You’ve heard the story by now. Six months ago, Kelly Olynyk, Colton Iverson, and Phil Pressey were walking college campuses and playing against a lot of guys whose basketball careers ended before final exams. Now, they’re wearing “Boston” on their chests, and starting to play against bigger, faster, stronger competition.
It’s an adjustment. One that many guys in the Orlando Summer League won’t get a chance to, or be able to make.
But for these rookies, there’s another, immediate adjustment to make that, in may ways, is as important to being a pro as adjusting to the speed of the game.
How do you manage all this time you suddenly have?
“Me and Kelly were just talking about that,” said Pressey this morning. “We don’t have study hall no more. We don’t have to go to class no more. It’s a whole different lifestyle. You work out. you go play a game and you have like four or five hours to yourself just to chill.”
It’s been said that idle hands are the devil’s workshop, so if those four or five hours are spent the wrong way, there’s a legitimate chance a burgeoning career can quickly go to hell.
Kevin Garnett liked to call it “honing my craft.” That honing doesn’t just happen in the weight room, on the practice floor, and on game nights. It’s a 24-hour-a-day process. That’s something Garnett taught Jared Sullinger last season, and something Sullinger will pass on to the new crop of rookies.
“It was real valuable to my development,” Sullinger said earlier this week. “Kevin’s been in this league since the Jordan era, he’s played everywhere you can go. He’s telling me things like how to approach the ref, or how to approach your body, and when to go and know when to stop. Have a daily routine. Stretching. Kevin gave me all that advice to be a pro’s pro and be able to play that long.”
Life in the NBA is full of landmines. With so many trappings for the very young, newly rich NBA player, maturity is as important a natural talent to possess as a quick first step.
“I think, hopefully, it gives me a lot of time to focus on my game and my development,” said Olynyk, displaying what appears to be a very high level of that maturity. “Whether it be developing my body or developing my mind, (or) developing my game physically on the court.”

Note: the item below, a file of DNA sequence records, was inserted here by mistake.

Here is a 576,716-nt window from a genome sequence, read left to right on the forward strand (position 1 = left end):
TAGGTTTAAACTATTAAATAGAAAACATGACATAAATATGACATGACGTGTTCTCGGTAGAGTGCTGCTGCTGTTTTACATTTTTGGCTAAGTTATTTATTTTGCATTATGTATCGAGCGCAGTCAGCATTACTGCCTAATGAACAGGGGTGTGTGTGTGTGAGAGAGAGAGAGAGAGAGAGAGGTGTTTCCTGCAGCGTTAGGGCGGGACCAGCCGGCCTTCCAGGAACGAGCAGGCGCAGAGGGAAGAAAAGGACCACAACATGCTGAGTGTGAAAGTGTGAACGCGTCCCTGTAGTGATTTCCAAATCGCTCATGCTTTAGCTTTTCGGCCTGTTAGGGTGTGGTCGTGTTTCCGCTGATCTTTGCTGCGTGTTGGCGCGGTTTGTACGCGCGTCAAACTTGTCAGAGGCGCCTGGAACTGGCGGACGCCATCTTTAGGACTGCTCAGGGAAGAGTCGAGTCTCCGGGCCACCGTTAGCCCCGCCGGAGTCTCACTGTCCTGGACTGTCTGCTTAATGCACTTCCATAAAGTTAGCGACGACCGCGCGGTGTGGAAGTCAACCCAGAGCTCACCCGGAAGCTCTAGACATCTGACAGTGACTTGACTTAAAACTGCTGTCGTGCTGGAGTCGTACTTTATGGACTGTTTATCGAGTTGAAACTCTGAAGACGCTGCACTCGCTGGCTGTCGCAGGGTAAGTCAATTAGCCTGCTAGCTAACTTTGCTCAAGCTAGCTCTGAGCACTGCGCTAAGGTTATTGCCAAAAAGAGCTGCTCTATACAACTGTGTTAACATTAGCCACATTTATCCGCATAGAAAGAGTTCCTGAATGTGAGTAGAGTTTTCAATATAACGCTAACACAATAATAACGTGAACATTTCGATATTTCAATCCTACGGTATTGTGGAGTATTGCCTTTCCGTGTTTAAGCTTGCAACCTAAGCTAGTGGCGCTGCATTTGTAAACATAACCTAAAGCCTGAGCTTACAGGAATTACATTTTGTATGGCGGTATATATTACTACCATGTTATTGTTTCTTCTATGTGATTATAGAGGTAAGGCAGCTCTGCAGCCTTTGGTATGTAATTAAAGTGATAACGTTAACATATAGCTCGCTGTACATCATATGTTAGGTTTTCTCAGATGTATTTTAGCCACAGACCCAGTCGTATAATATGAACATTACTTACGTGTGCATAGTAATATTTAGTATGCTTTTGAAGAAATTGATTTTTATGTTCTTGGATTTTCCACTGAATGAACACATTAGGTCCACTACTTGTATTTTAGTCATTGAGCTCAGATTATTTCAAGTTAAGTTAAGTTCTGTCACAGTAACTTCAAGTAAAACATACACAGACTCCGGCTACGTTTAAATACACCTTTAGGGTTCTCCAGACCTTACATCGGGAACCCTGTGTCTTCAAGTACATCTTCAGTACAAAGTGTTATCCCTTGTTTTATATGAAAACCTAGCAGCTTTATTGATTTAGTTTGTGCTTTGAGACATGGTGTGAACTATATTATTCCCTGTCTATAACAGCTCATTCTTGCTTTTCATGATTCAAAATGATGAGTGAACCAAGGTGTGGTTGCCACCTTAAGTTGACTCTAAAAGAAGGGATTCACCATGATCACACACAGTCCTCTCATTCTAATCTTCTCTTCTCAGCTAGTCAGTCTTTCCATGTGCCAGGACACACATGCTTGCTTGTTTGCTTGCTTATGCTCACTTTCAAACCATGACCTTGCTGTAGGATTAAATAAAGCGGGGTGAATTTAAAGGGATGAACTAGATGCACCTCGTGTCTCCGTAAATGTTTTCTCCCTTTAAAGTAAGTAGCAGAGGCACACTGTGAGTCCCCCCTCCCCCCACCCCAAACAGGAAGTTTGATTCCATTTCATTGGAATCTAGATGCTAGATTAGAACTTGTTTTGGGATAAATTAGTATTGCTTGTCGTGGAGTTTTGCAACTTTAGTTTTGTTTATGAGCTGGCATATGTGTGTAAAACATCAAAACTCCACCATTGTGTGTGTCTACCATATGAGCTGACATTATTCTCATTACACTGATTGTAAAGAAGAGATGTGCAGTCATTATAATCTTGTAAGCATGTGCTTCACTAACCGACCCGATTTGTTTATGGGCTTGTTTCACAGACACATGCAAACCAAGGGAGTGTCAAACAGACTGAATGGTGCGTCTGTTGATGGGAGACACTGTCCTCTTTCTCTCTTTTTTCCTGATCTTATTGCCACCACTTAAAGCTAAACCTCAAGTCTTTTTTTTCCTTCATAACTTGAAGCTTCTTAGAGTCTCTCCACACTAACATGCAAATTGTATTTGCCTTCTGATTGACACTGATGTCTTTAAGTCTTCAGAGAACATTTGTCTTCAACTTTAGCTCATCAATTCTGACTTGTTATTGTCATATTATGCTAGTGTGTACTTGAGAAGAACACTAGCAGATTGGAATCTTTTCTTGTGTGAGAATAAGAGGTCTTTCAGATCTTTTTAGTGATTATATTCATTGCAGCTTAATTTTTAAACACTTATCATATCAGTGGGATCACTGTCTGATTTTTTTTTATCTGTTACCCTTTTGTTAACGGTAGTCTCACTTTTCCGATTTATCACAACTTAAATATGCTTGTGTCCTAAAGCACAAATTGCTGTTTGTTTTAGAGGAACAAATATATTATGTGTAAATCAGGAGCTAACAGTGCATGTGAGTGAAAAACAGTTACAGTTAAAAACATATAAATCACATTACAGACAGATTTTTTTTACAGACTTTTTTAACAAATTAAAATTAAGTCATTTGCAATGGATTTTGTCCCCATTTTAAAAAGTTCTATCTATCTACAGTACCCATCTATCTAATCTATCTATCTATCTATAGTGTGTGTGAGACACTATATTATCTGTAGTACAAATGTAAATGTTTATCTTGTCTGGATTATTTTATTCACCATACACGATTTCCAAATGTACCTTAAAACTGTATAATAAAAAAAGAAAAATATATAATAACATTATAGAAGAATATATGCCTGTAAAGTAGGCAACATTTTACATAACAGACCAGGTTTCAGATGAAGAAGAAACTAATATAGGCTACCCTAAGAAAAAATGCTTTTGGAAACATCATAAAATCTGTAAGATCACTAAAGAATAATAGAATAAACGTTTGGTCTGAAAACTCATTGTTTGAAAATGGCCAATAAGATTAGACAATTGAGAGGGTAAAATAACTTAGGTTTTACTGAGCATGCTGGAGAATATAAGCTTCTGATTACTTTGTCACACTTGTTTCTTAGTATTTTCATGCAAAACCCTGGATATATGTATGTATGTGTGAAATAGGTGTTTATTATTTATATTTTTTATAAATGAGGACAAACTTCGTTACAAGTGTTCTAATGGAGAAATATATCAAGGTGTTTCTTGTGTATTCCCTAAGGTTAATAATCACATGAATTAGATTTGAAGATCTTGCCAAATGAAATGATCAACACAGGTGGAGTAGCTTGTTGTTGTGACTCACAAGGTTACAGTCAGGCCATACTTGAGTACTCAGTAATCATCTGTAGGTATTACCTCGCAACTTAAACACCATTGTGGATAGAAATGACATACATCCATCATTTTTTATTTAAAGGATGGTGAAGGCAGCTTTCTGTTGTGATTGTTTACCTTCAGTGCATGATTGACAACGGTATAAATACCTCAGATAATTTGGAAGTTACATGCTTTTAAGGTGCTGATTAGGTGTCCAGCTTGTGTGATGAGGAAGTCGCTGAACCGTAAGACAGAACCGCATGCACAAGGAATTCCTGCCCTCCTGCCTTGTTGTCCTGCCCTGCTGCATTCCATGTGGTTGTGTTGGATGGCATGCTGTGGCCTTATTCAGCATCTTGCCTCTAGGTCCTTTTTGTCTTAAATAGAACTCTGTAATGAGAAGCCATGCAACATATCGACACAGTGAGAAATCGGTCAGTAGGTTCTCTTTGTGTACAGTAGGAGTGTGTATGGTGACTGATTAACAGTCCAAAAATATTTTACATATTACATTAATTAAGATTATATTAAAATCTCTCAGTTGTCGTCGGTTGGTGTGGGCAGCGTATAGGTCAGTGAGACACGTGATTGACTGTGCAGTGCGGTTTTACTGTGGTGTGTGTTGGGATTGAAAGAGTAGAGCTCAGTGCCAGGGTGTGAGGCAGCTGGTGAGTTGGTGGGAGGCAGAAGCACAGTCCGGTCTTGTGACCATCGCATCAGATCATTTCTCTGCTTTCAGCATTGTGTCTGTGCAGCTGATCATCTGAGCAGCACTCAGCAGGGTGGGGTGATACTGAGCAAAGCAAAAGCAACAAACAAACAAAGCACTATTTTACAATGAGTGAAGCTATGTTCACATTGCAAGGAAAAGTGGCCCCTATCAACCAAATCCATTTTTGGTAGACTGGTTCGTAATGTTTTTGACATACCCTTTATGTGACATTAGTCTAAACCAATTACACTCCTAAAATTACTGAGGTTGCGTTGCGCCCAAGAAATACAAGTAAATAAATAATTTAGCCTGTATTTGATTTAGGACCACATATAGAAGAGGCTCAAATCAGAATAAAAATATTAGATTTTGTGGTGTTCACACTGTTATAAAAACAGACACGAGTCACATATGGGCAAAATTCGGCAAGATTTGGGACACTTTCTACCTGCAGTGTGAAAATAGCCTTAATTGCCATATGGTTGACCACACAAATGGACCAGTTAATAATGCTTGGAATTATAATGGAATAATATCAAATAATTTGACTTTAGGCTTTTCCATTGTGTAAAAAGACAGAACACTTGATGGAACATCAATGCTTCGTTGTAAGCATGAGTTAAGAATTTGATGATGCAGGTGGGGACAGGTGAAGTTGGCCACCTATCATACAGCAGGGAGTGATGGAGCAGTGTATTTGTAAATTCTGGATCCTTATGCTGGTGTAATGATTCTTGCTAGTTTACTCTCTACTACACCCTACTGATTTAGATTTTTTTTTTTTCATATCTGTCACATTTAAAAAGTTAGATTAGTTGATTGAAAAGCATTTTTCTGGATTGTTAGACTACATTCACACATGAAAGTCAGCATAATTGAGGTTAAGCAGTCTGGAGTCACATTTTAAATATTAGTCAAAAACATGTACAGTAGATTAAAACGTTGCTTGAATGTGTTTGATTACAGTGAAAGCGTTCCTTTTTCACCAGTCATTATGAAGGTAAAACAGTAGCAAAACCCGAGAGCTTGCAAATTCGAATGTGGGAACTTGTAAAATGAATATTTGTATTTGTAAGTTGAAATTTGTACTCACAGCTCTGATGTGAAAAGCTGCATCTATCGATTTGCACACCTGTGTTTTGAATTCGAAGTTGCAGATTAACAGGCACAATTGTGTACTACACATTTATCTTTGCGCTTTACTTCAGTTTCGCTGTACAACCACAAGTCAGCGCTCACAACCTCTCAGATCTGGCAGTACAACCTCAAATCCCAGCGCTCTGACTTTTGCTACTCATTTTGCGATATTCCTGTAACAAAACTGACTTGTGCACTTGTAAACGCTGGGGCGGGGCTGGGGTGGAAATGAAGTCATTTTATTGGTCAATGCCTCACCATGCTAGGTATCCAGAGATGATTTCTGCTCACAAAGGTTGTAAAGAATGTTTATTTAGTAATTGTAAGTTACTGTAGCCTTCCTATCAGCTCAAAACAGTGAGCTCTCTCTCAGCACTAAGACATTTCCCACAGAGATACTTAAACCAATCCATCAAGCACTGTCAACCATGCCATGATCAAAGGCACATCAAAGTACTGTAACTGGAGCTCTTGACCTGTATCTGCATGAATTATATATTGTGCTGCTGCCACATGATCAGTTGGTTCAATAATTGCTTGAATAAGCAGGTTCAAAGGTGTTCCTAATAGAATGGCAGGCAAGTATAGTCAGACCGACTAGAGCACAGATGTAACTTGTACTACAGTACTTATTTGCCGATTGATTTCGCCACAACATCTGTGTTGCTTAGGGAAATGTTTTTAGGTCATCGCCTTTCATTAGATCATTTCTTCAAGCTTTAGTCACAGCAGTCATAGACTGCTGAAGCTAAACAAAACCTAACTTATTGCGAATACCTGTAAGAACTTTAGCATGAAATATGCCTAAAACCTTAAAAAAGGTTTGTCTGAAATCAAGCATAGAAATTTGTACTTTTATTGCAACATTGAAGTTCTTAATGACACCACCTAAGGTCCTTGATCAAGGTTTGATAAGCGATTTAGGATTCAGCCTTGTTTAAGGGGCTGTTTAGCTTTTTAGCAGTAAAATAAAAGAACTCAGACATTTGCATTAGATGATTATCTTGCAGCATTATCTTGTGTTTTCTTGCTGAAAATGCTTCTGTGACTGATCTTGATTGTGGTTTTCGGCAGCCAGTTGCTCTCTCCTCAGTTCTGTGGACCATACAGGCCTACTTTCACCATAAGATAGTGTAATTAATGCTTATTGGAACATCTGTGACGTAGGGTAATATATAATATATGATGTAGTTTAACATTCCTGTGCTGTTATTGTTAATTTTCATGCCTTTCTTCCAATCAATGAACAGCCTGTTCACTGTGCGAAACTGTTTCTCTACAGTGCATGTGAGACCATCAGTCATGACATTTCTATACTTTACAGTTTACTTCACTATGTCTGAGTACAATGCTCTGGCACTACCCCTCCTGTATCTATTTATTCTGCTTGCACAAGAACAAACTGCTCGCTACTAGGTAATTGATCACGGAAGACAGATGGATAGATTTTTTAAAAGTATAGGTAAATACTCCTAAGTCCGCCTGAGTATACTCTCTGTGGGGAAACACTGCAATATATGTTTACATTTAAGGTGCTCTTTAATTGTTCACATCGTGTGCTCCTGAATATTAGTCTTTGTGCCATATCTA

This is their first taste of a pro’s life, and there’s even an adjustment to be made within the adjustment. Some of these games are early, which is very unusual, and is obviously messing with them a little bit.
“We came here to win games, and that’s what we’re going to try and do every night. Or every morning, or afternoon. Depending on when we play,” said Olynyk. “So a lot of time right now is dedicated to resting, hydrating, getting good food in you, and then getting a good sleep at night because these 11 o’clock games come early.”
But these are still kids. And they’re still only a few months from walking across quads to play basketball. For them, the extra hours to focus solely on every aspect of the sport is very welcome.
“It’s nice,” said Iverson. “I mean, you don’t have any class to worry about like when you’re going to college. You get done with practice then you have to go to class and then go to games. Right now its focused on basketball. Everything’s basketball. You watch film, just thinking about the game, thinking about the next play, and it makes it a lot easier.”
For these guys, there’s no more skipping any classes to get any extra work in before a big game. That is (if you believe him), unless you’re Kelly Olynyk.
“I’ll tell you what, I never skipped a class in college.”
“I don’t know if I believe him on that,” scoffed Iverson.
Did you skip any, Colton?
“Uhhhh… no comment.”
It doesn’t matter now. These guys can now spend every waking moment geared solely towards bettering their NBA careers, even if some of that involves not actually thinking about basketball.
“Maybe I can pick up a hobby here or there,” said Olynyk.
“My hobby is fishing,” said Pressey. “I’m going to have to find some up in Boston.”
Finding productive ways to spend all this new time on their hands. Welcome to just one part of life as a rookie in the NBA.